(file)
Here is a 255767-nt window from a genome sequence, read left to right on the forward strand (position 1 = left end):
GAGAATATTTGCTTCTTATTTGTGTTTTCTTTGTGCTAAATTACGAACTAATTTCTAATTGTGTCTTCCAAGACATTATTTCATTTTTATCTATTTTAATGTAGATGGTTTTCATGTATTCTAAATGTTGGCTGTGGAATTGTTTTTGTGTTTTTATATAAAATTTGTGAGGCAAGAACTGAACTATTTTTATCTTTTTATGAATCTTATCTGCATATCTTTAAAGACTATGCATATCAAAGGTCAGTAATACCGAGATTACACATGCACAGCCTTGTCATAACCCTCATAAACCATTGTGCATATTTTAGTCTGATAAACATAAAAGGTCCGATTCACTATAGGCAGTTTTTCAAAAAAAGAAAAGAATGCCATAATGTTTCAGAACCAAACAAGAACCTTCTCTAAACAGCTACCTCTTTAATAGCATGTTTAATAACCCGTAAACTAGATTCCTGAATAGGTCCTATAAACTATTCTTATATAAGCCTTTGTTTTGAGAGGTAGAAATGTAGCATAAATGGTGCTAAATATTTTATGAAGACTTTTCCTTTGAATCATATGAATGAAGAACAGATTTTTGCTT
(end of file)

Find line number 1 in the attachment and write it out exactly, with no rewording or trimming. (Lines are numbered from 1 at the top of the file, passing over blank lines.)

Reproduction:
Here is a 255767-nt window from a genome sequence, read left to right on the forward strand (position 1 = left end):